Working papers

Asset Price Learning and Optimal Monetary Policy, with Colin Caines

We characterize optimal monetary policy when agents are learning about endogenous asset prices, but are close to rational otherwise. Boundedly rational expectations induce inefficient equilibrium asset price fluctuations which translate into inefficient aggregate demand fluctuations. We find that the optimal policy raises interest rates when expected capital gains, and the level of current asset prices, is high. The optimal policy stabilizes inflation and the output gap, but does not eliminate deviations of asset prices from their fundamental value. When monetary policymakers are information-constrained, optimal policy can be reasonably approximated by simple interest rate rules that incorporate capital gains.

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  • Dynare add-on for solving learning models with conditionally model-consistent expectations

The Role of Learning for Asset Prices and Business Cycles

I examine the implications of learning-based asset pricing in a model in which firms face credit constraints that depend partly on their market value. Agents learn about stock prices, but have conditionally model-consistent expectations otherwise. The model jointly matches key asset price and business cycle statistics, while the combination of financial frictions and learning produces powerful feedback between asset prices and real activity, adding substantial amplification. The model reproduces many patterns of forecast error predictability in survey data that are inconsistent with rational expectations. A reaction of the monetary policy rule to asset price growth increases welfare under learning.

Unemployment Insurance and International Risk Sharing, with Stéphane Moyen and Nikolai Stähler

We discuss how cross-country unemployment insurance can be used to improve international risk sharing. We use a two-country business cycle model with incomplete financial markets and frictional labor markets where the unemployment insurance scheme operates across both countries. Cross-country insurance through the unemployment insurance system can be achieved without affecting unemployment outcomes. The Ramsey-optimal policy however prescribes a more countercyclical replacement rate when international risk sharing concerns enter the unemployment insurance trade-off. We calibrate our model to Eurozone data and find that optimal stabilizing transfers through the unemployment insurance system are sizable and mainly stabilize consumption in the periphery countries, while optimal replacement rates are countercylical overall. We also find that debt-financed national policies are a poor substitute for fiscal transfers.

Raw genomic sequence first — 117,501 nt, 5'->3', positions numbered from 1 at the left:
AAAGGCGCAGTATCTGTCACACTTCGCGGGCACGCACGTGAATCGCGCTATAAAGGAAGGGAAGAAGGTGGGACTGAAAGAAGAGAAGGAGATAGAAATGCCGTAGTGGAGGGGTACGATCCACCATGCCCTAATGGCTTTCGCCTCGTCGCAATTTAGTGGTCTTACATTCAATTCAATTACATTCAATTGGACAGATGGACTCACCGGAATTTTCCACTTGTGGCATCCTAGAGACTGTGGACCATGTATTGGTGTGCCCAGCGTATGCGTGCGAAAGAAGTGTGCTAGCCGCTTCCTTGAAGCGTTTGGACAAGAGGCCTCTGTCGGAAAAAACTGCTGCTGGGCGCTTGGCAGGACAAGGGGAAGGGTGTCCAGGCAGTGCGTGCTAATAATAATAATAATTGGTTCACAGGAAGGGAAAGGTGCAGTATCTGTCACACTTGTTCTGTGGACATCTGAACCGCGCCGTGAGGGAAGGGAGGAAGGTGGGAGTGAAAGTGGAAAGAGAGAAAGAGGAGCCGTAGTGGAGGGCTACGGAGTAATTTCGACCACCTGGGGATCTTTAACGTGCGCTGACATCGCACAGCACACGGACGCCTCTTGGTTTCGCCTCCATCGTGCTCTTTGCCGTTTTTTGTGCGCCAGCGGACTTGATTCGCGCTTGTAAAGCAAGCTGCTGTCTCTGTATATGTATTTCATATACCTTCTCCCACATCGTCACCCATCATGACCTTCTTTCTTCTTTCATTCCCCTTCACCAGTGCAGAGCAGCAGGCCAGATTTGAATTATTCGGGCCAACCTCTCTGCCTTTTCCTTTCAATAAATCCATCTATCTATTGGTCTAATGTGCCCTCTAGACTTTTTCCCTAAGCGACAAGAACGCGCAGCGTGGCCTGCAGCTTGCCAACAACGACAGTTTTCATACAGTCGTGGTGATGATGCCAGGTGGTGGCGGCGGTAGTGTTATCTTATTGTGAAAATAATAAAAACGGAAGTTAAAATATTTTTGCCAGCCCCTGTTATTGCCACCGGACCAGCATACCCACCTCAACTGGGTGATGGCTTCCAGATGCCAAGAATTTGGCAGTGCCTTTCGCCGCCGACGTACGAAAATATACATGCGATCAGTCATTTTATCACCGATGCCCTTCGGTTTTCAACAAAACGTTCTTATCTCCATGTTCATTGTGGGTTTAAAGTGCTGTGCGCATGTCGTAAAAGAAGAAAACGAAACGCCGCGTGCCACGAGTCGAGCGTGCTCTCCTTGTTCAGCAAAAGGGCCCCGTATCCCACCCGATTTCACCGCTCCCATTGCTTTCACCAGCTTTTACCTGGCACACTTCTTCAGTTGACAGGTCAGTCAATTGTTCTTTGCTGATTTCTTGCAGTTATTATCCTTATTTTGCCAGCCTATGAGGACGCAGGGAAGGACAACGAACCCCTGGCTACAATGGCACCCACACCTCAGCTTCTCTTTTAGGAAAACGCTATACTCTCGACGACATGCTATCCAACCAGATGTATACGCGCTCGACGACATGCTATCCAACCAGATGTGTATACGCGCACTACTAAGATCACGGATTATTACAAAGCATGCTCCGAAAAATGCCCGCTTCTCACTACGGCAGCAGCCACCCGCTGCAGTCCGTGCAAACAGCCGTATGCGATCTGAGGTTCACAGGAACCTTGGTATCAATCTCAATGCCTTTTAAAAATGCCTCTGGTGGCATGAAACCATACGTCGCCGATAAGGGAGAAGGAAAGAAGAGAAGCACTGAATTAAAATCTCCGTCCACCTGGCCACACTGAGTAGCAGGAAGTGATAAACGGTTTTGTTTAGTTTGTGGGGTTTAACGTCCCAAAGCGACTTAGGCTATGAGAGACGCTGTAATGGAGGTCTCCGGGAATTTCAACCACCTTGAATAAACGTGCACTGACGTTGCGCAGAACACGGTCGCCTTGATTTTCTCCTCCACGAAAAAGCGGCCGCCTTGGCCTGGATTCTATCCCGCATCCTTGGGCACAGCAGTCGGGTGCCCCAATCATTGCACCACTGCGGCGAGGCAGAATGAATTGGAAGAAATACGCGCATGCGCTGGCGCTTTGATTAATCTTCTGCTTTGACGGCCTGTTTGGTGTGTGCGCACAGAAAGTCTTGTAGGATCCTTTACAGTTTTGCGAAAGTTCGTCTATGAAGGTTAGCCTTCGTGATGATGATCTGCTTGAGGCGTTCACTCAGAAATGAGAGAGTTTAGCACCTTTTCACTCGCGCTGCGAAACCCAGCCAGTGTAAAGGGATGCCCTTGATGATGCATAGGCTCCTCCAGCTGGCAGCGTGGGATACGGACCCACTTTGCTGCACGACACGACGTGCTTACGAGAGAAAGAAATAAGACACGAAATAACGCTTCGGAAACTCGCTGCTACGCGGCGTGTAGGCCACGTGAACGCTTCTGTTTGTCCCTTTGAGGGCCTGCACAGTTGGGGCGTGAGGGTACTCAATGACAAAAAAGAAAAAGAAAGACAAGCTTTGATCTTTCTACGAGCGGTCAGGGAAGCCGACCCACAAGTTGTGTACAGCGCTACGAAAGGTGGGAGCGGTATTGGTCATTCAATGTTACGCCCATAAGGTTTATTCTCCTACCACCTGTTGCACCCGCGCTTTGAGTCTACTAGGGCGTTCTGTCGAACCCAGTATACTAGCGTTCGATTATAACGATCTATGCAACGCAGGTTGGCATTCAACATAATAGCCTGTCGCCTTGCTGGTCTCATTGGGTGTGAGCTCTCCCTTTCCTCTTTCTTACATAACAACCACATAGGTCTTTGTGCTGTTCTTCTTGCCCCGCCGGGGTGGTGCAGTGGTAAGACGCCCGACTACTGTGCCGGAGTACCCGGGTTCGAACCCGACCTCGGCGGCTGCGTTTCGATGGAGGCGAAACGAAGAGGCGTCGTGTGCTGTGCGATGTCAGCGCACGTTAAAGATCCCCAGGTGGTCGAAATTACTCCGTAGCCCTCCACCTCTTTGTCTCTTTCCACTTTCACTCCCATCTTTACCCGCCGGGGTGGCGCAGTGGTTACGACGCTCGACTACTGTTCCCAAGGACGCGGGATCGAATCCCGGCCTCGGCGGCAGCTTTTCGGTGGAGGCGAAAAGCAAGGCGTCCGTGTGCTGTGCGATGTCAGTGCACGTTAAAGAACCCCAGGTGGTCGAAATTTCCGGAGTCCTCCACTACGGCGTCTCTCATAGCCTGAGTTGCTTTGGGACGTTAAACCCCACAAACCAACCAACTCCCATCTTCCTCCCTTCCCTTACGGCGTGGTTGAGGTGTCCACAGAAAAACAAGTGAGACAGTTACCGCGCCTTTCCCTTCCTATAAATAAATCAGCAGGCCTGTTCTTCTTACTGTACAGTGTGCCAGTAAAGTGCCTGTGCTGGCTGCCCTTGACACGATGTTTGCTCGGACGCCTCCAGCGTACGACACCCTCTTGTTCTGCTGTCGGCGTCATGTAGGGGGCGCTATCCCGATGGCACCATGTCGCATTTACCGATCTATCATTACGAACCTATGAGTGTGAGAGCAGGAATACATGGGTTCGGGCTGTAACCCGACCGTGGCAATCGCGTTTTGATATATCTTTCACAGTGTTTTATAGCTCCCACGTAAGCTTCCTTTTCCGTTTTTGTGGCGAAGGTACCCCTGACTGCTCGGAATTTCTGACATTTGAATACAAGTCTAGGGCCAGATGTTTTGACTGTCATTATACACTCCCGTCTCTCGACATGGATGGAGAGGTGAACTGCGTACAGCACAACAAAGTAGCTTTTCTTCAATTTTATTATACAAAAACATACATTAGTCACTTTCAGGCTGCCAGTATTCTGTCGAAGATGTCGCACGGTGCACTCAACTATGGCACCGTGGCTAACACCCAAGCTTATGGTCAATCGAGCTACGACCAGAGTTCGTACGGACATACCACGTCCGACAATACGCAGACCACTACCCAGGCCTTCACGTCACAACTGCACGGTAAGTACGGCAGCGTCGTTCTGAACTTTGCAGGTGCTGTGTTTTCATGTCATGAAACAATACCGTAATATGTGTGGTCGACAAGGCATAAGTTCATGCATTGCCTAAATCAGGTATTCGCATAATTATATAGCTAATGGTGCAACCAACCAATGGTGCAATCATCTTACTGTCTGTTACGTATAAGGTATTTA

A Likelihood-Based Comparison of Macro
Asset Pricing Models, with Andrew Chen and Rebecca Wasyk

We estimate asset pricing models with multiple risks: long-run growth, long-run volatility, habit, and a residual. The Bayesian estimation accounts for the entire likelihood of consumption, dividends, and the price-dividend ratio. We find that the residual represents at least 80% of the variance of the price-dividend ratio. Moreover, it tracks most recognizable features of stock market history such as the 1990's boom and bust. Long run risks and habit contribute primarily in crises. The dominance of the residual comes from the low correlation between asset prices and real growth and volatility. We discuss theories which are consistent with our results.

The Effect of Asset Price Learning in RBC and Labour Search Models

It is plausible that subjective investor beliefs play a role in determining asset prices, but do they also affect the business cycle? I add learning about stock prices to the canonical real business cycle and the labour search and matching models. In so doing, I develop a new method to model small departures from rational expectations, which I call conditionally model-consistent expectations. Adding learning to the real business cycle model improves some asset price properties but leads to counterfactual comovement between consumption, output and stock prices. The search model with learning however has realistic business cycle and asset price properties and a sizeable amount of amplification. In particular, adding learning substantially reduces the need to rely on wage rigidity to explain the observed magnitude of unemployment fluctuations.

Work in Progress

The Structure of Disagreement